http://ftp.zew.de/pub/zew-docs/dp/dp11028.pdf
Abstract: Style-based investments and their role for portfolio allocation have been widely studied by researchers in stock markets. By contrast, there exists considerably less knowledge about the portfolio implications of style investing in foreign exchange markets. Indeed, style-based investing in foreign exchange markets is nowadays very popular and arguably accounts for a considerable fraction in trading volumes in foreign exchange markets. This study aims at providing a better understanding of the characteristics and behavior of style based foreign exchange investments in a portfolio context. We provide a comprehensive treatment of the most popular foreign exchange investment styles over the period from January 1985 to December 2009. We go beyond the well known carry trade strategy and investigate further foreign exchange investment styles, namely foreign exchange momentum strategies and foreign exchange value strategies. We use traditional mean-variance spanning tests and recently proposed multivariate stochastic dominance tests to assess portfolio investment opportunities from foreign exchange investment styles. We find statistically significant and economically meaningful improvements through style-based foreign exchange investments. An internationally oriented stock portfolio augmented with foreign exchange investment styles generates up to 30% higher return per unit of risk within the covered sample period.

Cenedese, Sarno, Tsiakas: Average Variance, Average Correlation and Currency Returns
http://papers.ssrn.com/sol3/papers.cfm?abstract_id=2050106
Abstract: This paper provides an empirical investigation of the time-series predictive ability of average variance and average correlation on the return to carry trades. Using quantile regressions, we find that higher average variance is significantly related to large future carry trade losses, whereas lower average correlation is significantly related to large gains. This is consistent with the carry trade unwinding in times of high volatility and the good performance of the carry trade when asset correlations are low. Finally, a new version of the carry trade that conditions on average variance and average correlation generates considerable performance gains net of transaction costs.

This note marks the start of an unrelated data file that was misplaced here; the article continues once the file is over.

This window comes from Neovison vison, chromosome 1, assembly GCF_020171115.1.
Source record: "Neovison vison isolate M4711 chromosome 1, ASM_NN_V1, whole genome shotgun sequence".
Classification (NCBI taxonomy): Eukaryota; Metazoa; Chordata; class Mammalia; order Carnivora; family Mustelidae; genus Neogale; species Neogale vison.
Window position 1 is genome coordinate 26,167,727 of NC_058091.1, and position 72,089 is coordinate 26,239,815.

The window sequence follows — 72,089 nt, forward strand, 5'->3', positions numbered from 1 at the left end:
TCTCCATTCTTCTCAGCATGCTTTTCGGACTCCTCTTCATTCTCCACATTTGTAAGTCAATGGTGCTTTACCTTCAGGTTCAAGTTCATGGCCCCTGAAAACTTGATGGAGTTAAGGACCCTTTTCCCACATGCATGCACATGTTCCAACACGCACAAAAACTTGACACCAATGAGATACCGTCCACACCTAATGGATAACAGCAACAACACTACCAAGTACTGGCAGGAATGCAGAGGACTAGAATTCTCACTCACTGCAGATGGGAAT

Caballero, Doyle: Carry Trade and Systemic Risk: Why are FX Options So Cheap?
http://papers.ssrn.com/sol3/papers.cfm?abstract_id=2188195
Abstract: In this paper we document first that, in contrast with their widely perceived excess returns, popular carry trade strategies yield low systemic-risk-adjusted returns. In particular, we show that carry trade returns are highly correlated with the return of a VIX rolldown strategy — i.e., the strategy of shorting VIX futures and rolling down its term structure — and that the latter strategy performs at least as well as betaadjusted carry trades, for individual currencies and diversified portfolios. In contrast, hedging the carry with exchange rate options produces large returns that are not a compensation for systemic risk. We show that this result stems from the fact that the corresponding portfolio of exchange rate options provides a cheap form of systemic insurance.

Della Corte, Riddiough, Sarno: Currency Premia and Global Imbalances
http://papers.ssrn.com/sol3/papers.cfm?abstract_id=2280952
Abstract: Global imbalances are a fundamental economic determinant of currency risk premia. We propose a factor that captures exposure to countries' external imbalances - termed the global imbalance risk factor - and show that it explains most of the cross-sectional variation in currency excess returns. The economic intuition of this factor is simple: net foreign debtor countries offer a currency risk premium to compensate investors willing to finance negative external imbalances. Investment currencies load positively on the global imbalance factor while funding currencies load negatively, implying that carry trade investors are compensated for taking on global imbalance risk.

Huang, MacDonald: Currency Carry Trades, Position-Unwinding Risk, and Sovereign Credit Premia
http://papers.ssrn.com/sol3/papers.cfm?abstract_id=2287287